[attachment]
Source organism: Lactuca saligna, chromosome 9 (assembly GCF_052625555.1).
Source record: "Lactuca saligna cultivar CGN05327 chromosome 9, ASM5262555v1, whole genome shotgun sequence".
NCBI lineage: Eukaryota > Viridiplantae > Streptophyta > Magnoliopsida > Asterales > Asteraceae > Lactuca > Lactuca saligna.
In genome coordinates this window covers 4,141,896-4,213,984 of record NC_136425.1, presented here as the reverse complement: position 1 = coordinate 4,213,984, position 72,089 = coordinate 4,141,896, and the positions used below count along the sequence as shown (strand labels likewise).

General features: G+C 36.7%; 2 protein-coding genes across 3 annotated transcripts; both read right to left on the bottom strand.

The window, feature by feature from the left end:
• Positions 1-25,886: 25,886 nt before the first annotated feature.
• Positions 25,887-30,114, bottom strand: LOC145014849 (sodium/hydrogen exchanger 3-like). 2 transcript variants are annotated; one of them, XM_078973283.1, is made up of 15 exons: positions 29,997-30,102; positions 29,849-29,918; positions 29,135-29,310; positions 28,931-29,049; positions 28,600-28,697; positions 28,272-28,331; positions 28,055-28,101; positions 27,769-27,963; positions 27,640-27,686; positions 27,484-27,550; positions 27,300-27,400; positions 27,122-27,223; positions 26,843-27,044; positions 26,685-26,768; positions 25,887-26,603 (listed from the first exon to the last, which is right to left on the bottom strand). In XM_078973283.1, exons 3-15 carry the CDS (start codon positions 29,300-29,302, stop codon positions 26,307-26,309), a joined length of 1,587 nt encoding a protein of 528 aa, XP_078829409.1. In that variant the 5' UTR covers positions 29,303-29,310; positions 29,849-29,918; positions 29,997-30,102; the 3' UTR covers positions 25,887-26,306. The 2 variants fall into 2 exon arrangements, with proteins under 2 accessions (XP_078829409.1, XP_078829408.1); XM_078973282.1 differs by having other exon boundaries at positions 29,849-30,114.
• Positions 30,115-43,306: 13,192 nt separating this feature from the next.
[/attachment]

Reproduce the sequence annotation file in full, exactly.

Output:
Source organism: Lactuca saligna, chromosome 9 (assembly GCF_052625555.1).
Source record: "Lactuca saligna cultivar CGN05327 chromosome 9, ASM5262555v1, whole genome shotgun sequence".
NCBI lineage: Eukaryota > Viridiplantae > Streptophyta > Magnoliopsida > Asterales > Asteraceae > Lactuca > Lactuca saligna.
In genome coordinates this window covers 4,141,896-4,213,984 of record NC_136425.1, presented here as the reverse complement: position 1 = coordinate 4,213,984, position 72,089 = coordinate 4,141,896, and the positions used below count along the sequence as shown (strand labels likewise).

General features: G+C 36.7%; 2 protein-coding genes across 3 annotated transcripts; both read right to left on the bottom strand.

The window, feature by feature from the left end:
• Positions 1-25,886: 25,886 nt before the first annotated feature.
• Positions 25,887-30,114, bottom strand: LOC145014849 (sodium/hydrogen exchanger 3-like). 2 transcript variants are annotated; one of them, XM_078973283.1, is made up of 15 exons: positions 29,997-30,102; positions 29,849-29,918; positions 29,135-29,310; positions 28,931-29,049; positions 28,600-28,697; positions 28,272-28,331; positions 28,055-28,101; positions 27,769-27,963; positions 27,640-27,686; positions 27,484-27,550; positions 27,300-27,400; positions 27,122-27,223; positions 26,843-27,044; positions 26,685-26,768; positions 25,887-26,603 (listed from the first exon to the last, which is right to left on the bottom strand). In XM_078973283.1, exons 3-15 carry the CDS (start codon positions 29,300-29,302, stop codon positions 26,307-26,309), a joined length of 1,587 nt encoding a protein of 528 aa, XP_078829409.1. In that variant the 5' UTR covers positions 29,303-29,310; positions 29,849-29,918; positions 29,997-30,102; the 3' UTR covers positions 25,887-26,306. The 2 variants fall into 2 exon arrangements, with proteins under 2 accessions (XP_078829409.1, XP_078829408.1); XM_078973282.1 differs by having other exon boundaries at positions 29,849-30,114.
• Positions 30,115-43,306: 13,192 nt separating this feature from the next.